« AnteriorContinuar »
-Ao-ain, This prediction secures Special
Designation': "And another shall call him-' self'by the name of Jacob." In almost all ages of thd WbtJd^ when persons took up a peculiar profession, ihey also assumed a designation corresponding tro'lt: For example, when the ahte'-i diluv'mn saints separated from the wicked brood of Cain, they took to themselves the designation of" the Sons Of God; and their solemn avowal of that- name <i*expressed in terms similar to those before ilsi-J matins time in ■which this oracle was written, strangers who >vere admitted into the Church, were also incorporated with the feed of Jacob, and styled Israelites: In like manner, the genuine members of the Gospel Church bear the designation of The Israel Of God, even by an inspired Apostle. When persons, then, call thern^ selves by The Name Of Jacob, they profess to be Israelites indeed, in whose hearts there is 110 guile. Thus their conduct is amplified: "And surname himself by the name of Israel.'* The last thing proposed is equally explicit: It is Foederal Subscription: u Another shall subscribe with the hand unto the Lord." This fœdcral act we have considered above. '■ -. > • *;
Th E fulfilment of this prediction obtained1, in part, in the early periods of the Christian Church; in the copious effusion of the Holy £host, and the blessed consequences of it ; but it must by no means be confined unto them. As the gift of the Holy Ghost belongs unto every age and period of the Gospel ceconomy; sq, whenever he is bestowed, this pleasant fruit may be expected. Isaiah is not the only prophet, however, who predicted thi* exercise in the'Gospel Church; Jeremiah coincides exactly with him in this matter: "In those days, and in that time, faith the Lord, The children of Israel shall ,conie» they and the children of Judah toge.J^ier; going, and weeping, they (hall go and seek the Lord their God. They shall ask the way to Zion, with their faces thitherward, saying, Come and let us join ourselves unto the Lord in a perpetual covenant never to be forgotten*." We may observe, The season assigned for the accomplishment of this prediction: It is a time when the children of Israel and the children of Judah shall be incorporated in one church-state. An event which the Apostle pronounced to be future in his time; and we may venture to affirm, that it has not taken place between his day and ours. The prophet speaks of this season as a very remarkable time: "In those days, and at that time." The phrase may import any notable day indeed; but most frequently it imports the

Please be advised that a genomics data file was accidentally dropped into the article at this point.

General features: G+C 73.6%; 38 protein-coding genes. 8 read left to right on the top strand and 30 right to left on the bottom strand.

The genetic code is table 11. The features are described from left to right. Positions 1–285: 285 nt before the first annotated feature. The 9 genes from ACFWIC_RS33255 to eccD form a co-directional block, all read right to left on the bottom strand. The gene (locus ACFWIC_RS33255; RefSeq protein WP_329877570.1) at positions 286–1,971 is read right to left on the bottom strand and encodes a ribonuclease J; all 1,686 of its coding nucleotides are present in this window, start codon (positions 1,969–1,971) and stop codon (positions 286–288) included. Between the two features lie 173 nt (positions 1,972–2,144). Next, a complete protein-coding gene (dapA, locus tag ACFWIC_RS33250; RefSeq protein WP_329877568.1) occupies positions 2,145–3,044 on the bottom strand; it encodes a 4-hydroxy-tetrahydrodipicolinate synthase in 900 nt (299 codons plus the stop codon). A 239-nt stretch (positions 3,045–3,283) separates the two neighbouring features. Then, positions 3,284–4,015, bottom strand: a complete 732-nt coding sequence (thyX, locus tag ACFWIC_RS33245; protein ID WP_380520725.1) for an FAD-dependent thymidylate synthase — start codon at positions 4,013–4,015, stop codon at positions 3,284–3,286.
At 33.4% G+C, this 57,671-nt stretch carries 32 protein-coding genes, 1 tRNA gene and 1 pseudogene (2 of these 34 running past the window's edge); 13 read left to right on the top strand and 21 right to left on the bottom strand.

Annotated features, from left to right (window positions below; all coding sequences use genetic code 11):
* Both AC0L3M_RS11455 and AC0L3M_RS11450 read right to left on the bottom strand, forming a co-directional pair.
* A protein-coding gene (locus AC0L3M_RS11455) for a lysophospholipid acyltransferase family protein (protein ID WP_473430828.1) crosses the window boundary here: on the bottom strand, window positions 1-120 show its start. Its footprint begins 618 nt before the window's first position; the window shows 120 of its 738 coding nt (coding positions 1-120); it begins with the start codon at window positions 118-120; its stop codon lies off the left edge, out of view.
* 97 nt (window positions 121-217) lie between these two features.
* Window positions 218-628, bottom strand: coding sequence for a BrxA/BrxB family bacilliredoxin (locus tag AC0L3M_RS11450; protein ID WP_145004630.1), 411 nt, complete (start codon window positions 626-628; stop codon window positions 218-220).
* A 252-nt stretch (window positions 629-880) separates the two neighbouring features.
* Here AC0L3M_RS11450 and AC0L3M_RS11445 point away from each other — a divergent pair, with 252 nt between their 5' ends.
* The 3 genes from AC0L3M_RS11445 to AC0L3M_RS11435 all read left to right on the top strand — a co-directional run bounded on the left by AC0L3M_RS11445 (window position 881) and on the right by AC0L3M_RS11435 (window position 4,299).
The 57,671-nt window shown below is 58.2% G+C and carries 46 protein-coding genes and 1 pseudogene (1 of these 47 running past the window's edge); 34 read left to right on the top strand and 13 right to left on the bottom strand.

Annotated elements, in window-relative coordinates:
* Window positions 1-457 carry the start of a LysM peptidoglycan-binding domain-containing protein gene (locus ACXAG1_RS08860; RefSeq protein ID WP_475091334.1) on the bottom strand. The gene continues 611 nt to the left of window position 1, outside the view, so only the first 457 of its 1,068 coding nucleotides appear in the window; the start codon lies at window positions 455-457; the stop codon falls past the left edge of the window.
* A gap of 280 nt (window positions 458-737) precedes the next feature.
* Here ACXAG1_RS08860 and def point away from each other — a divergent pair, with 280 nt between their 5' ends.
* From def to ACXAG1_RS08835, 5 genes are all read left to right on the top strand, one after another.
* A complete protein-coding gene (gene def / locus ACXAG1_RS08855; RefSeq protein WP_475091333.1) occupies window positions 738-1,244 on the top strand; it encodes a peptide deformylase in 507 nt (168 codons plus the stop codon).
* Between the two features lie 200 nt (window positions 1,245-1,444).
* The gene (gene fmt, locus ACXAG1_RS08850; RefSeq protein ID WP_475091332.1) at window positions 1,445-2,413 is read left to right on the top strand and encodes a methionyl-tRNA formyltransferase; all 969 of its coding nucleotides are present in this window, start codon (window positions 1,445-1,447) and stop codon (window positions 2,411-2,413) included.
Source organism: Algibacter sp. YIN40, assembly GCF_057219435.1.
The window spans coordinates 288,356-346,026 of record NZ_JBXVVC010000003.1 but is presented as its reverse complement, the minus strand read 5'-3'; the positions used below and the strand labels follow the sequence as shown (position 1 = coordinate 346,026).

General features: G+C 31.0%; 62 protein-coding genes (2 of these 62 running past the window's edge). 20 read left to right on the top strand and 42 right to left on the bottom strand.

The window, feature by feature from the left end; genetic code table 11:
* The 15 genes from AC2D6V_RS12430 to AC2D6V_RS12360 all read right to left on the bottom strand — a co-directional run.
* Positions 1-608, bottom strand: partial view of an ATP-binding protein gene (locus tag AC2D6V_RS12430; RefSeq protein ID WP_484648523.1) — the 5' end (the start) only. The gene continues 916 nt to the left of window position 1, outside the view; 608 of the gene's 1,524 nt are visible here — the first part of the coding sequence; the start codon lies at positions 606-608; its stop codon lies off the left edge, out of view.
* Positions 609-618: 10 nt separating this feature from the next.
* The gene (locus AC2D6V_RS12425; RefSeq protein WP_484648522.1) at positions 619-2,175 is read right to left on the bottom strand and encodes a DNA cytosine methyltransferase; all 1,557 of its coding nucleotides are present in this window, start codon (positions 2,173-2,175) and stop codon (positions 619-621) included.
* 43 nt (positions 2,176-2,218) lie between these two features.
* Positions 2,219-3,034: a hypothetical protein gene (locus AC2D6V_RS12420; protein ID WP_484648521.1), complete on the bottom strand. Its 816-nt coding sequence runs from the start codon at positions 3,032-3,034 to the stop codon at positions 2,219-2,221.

Gospel day. The things predicted to be in
that day are, deep Humiliation, genuine Kcformation, and solemn Fœderal Transaction.
* Jer. 1. 4